CINCINNATI, OH (FOX19) - The Ohio Department of Transportation (ODOT) is investigating a beam that lost chunks of concrete on Sunday, falling onto Bengals fans' car while he was at the game.
Jeff Brothers of Amelia parked his car in a lot owned by Longworth Hall on Sunday afternoon to attend the game. He returned to his car after the Bengals victory to find the windshield of his 2008 Ford Fusion smashed by concrete debris that appeared to have fallen from the exit ramp that leads from the bridge to downtown Cincinnati and Interstate 71.
"What if somebody was sitting in there? It could have been real bad. Could have been taped off for a lot worse reasons that this," said Andy Brothers, the owner of the car.
Cincinnati Police Officer Ken Hall, who responded the scene, said he thought vibrations from a train passing near the beam - may have contributed to shaking the concrete loose from the beam, causing it to fall onto Brothers' car.
"It's just sometimes things break and crack and deteriorate and so that seems to be the case in this situation," said Brian Cunningham with the Ohio Department of Transportation.
The Ohio Department of Transportation (ODOT) is currently performing its annual inspection of the Brent Spence Bridge, and has checked out the area where the concrete came loose.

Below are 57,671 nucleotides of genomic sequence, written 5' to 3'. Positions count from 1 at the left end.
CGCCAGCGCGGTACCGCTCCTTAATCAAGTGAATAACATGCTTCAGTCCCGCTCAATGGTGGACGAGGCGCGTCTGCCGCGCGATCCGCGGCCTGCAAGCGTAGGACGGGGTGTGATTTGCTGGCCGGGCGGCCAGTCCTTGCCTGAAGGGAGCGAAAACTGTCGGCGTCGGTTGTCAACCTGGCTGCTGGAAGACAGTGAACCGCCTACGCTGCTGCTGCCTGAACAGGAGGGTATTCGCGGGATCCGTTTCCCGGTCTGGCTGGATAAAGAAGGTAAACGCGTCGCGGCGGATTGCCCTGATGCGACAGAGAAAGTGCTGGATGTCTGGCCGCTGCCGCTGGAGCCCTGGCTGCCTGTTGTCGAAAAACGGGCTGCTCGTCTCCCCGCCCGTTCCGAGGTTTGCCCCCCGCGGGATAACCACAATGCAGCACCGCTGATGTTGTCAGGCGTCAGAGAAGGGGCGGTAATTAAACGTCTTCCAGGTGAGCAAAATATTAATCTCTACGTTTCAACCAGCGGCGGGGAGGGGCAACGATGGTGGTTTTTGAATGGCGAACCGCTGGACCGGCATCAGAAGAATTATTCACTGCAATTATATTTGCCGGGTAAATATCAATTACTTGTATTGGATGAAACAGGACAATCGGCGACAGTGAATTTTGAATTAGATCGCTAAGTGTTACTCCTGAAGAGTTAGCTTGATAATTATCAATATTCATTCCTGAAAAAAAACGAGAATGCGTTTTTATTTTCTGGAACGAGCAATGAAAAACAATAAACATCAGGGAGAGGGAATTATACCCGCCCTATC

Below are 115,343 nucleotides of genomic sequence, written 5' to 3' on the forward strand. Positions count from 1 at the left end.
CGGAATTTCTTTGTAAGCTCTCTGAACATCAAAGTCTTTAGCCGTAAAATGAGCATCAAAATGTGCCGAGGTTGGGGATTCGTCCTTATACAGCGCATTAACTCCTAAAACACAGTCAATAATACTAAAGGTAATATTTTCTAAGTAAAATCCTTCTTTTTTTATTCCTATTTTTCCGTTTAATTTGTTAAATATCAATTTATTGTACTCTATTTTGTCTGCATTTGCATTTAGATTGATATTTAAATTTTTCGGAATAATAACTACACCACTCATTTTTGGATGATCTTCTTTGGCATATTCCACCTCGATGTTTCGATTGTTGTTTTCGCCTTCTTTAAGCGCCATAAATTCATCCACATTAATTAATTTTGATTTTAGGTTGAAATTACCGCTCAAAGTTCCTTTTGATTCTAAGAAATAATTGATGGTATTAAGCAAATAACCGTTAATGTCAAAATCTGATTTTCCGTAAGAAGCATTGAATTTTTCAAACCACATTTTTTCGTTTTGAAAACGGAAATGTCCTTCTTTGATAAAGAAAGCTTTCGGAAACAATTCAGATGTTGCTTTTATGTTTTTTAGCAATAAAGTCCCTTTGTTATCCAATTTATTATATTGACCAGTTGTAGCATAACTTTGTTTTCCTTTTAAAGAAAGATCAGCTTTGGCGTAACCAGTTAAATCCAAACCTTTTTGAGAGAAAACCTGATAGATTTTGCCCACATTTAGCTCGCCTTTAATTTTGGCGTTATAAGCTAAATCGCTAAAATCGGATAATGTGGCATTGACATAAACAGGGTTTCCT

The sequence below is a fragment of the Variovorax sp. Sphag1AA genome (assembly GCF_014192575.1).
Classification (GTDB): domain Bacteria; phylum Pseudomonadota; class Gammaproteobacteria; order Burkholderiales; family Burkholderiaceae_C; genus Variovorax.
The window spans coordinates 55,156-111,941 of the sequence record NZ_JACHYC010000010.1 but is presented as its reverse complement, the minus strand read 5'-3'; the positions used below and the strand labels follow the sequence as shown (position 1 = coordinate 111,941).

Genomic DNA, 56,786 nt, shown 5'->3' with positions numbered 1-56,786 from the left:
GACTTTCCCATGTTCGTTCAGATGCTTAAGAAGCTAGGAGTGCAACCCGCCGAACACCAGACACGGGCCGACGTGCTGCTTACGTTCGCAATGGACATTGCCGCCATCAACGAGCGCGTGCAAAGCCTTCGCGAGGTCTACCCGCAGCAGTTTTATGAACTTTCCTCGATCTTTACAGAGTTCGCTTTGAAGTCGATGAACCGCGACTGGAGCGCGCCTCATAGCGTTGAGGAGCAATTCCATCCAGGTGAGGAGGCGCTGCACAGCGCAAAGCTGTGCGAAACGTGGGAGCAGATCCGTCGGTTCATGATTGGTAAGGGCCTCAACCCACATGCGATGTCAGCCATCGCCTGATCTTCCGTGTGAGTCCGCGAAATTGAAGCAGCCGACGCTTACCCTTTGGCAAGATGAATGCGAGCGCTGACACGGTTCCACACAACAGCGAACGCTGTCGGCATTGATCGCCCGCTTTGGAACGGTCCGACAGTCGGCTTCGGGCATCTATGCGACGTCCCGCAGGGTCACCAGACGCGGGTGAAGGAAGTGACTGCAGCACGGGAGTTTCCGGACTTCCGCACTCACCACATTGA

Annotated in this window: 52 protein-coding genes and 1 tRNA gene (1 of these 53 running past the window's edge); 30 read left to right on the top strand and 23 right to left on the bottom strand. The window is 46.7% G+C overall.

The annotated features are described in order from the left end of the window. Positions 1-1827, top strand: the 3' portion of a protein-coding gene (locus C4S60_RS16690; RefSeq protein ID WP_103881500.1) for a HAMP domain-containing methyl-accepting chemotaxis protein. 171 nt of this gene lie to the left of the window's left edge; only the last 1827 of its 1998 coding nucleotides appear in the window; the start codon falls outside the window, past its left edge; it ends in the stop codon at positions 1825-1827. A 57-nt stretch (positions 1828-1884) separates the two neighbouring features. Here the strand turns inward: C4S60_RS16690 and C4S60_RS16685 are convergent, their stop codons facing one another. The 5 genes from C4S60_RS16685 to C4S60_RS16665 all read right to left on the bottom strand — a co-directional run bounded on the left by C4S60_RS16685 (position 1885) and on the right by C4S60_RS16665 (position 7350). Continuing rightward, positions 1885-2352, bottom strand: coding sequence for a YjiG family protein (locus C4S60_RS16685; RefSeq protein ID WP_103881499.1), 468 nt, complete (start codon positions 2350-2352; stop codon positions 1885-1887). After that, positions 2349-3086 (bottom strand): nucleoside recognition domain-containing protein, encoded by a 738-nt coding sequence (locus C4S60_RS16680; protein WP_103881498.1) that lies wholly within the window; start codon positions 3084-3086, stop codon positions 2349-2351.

Cunningham says inspectors came by Monday to take a look at the pier but a scaffolding company tells FOX19 NOW they were hired by ODOT to put up scaffolding last week so inspectors could take a look before the game on Sunday. Even portions of the concrete that fell appeared to be marked with black 'x''s.
"If there was a safety issue that would be addressed immediately. My understanding is that it wasn't a problem with the integrity of the structure," said Cunningham. "When our inspectors are looking at it today, they will make sure there is nothing else that could be a hazard and will take care of that."
Brothers received a rental car on Monday while his car is repaired, and while he said his insurance is covering the damage, he is looking to filing a claim with either Longworth Hall, who owned the lot, or ODOT.
This is not the first time concrete from the Brent Spence Bridge has fallen.
In June 2011, chunks of concrete fell from the upper deck of the bridge onto the lower deck, which kept the bridge shutdown in both directions for hours while crews worked to clear the debris.
Although the Brent Spence Bridge is classified as functionally obsolete, which means that although it considered structurally sound, its design does not adequately meet the needs of the bridge and cannot be easily modified to meet them.
In the case of the Brent Spence Bridge, while the bridge's double deck was initially designed to carry up to 85,000 vehicles per day, approximately 172,000 vehicles use the bridge daily, according to the group Brent Spence Bridge Corridor.
Other safety concerns, such as the lack of a shoulder for emergency situations, have also been of concern in recent years. If an accident occurs on the bridge, there is no safe place for a vehicle to pull over, which could lead to a further hazardous situation as motorists must make their way around the accident, also causing further traffic delays.